What’s Old is New (and New is Old) at AIA

The AIA Show kicked off Thursday. Companies like Graham Architectural Products are showing off their newest offerings, such as this steel replica window--used in historic retrofits to mimic old factory windows.

The AIA Show kicked off Thursday. Companies like Graham Architectural Products are showing off their newest offerings, such as this steel replica window–used in historic retrofits to mimic old factory windows.

The American Institute of Architects’ 2016 Convention kicked off Thursday in Philadelphia and is chock full of glass and fenestration exhibitors. Many companies on the show floor are showing off brand-new products, while others have brought back not-so-new products in fresh ways.

Pleotint is featuring its thermochromic glass called Suntuitive, which tints based on heat from the sun.

Pleotint marketing manager Patrick Lentz says the advantage of thermochromic over electrochromic is that it doesn’t need electricity and controls. However, the disadvantage of showcasing the product at a trade show is that it technically needs sun—something hard to come by inside.

So the company got creative this year and is giving out small samples of its glass, which attendees can dip into warm water to show how the glass tints depending on heat, as it would with the sun.

Pleotint also showed an example of Suntuitive in a triple-glazed unit. Lentz says triple glazing still isn’t big in the U.S. but makes up 30 percent of the Canadian market and much more than that in Europe.

Meanwhile, architects seeking historic retrofit solutions have plenty to see at Graham Architectural Products’ booth.

One interesting product it is displaying is its steel replica window, which mimics the sightlines of old steel windows on factories and has an operable vent.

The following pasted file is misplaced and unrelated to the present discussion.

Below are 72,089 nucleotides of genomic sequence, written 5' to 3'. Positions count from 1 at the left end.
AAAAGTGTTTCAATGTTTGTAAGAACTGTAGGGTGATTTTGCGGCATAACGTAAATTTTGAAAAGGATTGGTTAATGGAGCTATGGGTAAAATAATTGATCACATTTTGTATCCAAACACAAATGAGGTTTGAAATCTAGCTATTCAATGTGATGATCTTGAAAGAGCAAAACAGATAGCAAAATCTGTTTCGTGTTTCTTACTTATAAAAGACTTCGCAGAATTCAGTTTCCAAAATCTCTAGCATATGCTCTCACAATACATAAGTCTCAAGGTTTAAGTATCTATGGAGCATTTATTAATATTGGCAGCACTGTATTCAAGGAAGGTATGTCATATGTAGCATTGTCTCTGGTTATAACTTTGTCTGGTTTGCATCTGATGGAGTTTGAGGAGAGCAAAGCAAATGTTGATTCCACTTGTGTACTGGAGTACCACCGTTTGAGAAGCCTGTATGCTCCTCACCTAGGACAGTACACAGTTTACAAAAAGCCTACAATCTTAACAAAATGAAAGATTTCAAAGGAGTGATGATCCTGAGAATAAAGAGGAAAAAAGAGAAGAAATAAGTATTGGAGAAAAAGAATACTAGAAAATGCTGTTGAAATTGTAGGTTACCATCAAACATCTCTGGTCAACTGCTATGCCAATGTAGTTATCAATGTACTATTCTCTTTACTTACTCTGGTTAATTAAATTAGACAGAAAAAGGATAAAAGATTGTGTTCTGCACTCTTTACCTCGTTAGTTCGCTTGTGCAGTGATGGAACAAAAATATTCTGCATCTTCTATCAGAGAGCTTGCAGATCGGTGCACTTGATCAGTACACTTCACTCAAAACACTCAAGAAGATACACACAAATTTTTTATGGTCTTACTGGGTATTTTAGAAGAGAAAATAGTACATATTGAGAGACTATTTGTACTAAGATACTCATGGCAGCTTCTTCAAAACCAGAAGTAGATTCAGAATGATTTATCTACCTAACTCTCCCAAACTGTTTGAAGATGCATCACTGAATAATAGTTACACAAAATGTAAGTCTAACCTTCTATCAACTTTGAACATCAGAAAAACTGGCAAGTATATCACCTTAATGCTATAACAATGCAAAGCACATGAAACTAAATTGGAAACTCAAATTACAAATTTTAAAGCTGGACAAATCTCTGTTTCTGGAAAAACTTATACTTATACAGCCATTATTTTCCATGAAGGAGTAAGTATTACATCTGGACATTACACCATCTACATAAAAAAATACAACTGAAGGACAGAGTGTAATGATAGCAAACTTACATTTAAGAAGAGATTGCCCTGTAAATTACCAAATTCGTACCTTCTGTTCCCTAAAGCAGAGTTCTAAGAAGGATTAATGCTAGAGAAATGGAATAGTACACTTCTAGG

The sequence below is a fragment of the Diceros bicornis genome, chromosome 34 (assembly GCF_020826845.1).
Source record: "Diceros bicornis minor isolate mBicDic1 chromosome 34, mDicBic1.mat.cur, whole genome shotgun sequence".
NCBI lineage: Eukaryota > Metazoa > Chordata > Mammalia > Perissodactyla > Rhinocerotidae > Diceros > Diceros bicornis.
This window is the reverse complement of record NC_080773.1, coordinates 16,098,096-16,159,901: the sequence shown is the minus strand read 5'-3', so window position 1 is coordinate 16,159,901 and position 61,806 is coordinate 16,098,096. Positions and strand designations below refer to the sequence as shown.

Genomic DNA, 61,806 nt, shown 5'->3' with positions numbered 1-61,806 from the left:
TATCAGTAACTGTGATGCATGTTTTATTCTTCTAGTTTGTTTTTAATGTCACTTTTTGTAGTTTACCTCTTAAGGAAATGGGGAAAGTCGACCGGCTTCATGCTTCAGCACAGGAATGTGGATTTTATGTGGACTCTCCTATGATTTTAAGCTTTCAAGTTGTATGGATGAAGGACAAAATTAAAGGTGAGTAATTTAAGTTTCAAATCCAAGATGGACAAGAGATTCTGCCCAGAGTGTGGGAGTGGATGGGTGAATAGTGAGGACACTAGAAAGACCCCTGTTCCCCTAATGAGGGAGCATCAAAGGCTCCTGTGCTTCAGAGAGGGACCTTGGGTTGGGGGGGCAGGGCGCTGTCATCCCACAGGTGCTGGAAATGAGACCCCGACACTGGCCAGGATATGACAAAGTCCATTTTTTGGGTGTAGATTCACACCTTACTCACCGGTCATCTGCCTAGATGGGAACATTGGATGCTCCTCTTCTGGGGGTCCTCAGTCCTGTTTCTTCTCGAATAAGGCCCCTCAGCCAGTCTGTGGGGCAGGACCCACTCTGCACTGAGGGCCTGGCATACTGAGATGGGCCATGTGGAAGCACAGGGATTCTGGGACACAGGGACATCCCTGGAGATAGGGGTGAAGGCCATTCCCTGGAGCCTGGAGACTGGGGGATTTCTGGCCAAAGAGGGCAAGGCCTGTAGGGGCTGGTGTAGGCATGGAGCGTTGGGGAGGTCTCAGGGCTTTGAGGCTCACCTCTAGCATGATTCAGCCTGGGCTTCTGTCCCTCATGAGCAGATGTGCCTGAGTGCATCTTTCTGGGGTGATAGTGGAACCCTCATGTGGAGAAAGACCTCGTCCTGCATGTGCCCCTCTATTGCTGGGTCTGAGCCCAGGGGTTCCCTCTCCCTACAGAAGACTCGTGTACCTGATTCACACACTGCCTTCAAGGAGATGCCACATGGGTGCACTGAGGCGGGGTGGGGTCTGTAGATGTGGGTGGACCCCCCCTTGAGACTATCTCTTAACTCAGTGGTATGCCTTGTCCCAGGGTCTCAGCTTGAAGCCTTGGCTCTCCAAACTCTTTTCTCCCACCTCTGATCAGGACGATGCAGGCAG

Additionally, Graham is showing its fixed offset window, which can be applied if an architect or building owner is looking to match a hung window for aesthetic purposes but doesn’t want the actual operability for safety, security or cost reasons.

Kolbe also is featuring a window designed for historic retrofit applications—its new double-hung lock.

“Every detail of the window is important,” says Lance Premeau, Kolbe’s product and market manager. He says this new sash lock option is an example of how Kolbe’s windows can be tailored to fit the aesthetics of the building.

Andersen is another door and window company demonstrating its latest offerings. The company is showcasing its large doors, some that span as tall as 10 and 11 feet high.

Andersen is using the trip to Philadelphia as an opportunity to support the nearby St. Christopher’s Hospital for Children. Visitors to its booth Thursday helped put together gift boxes filled with toys for patients of all ages. The company worked with the organization Cheeriodicals for the activity.

Comfort Line, which manufactures fiberglass commercial doors and windows, brought its storefront to market a little over a year ago and is discussing it at the AIA show. Regional sales manager Keith Kreiner says it introduced that product in response to demand for architects, and that it has been well received.

On the coatings side of things, a year after introducing its Nova product, Valspar is presenting its new Rustica line of colors.

According to the company, the “nature-inspired” palette “contains special effects pigments that create richer, more saturated colors with an antique aesthetic, including some with a subtle color shift.”

Stay tuned to USGNN.com™ for continued coverage of the AIA show, which continues through Saturday.

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1 Response to What’s Old is New (and New is Old) at AIA

  1. Pingback: Full Coverage: AIA Show 2016 | Architect's Guide to Glass & Metal

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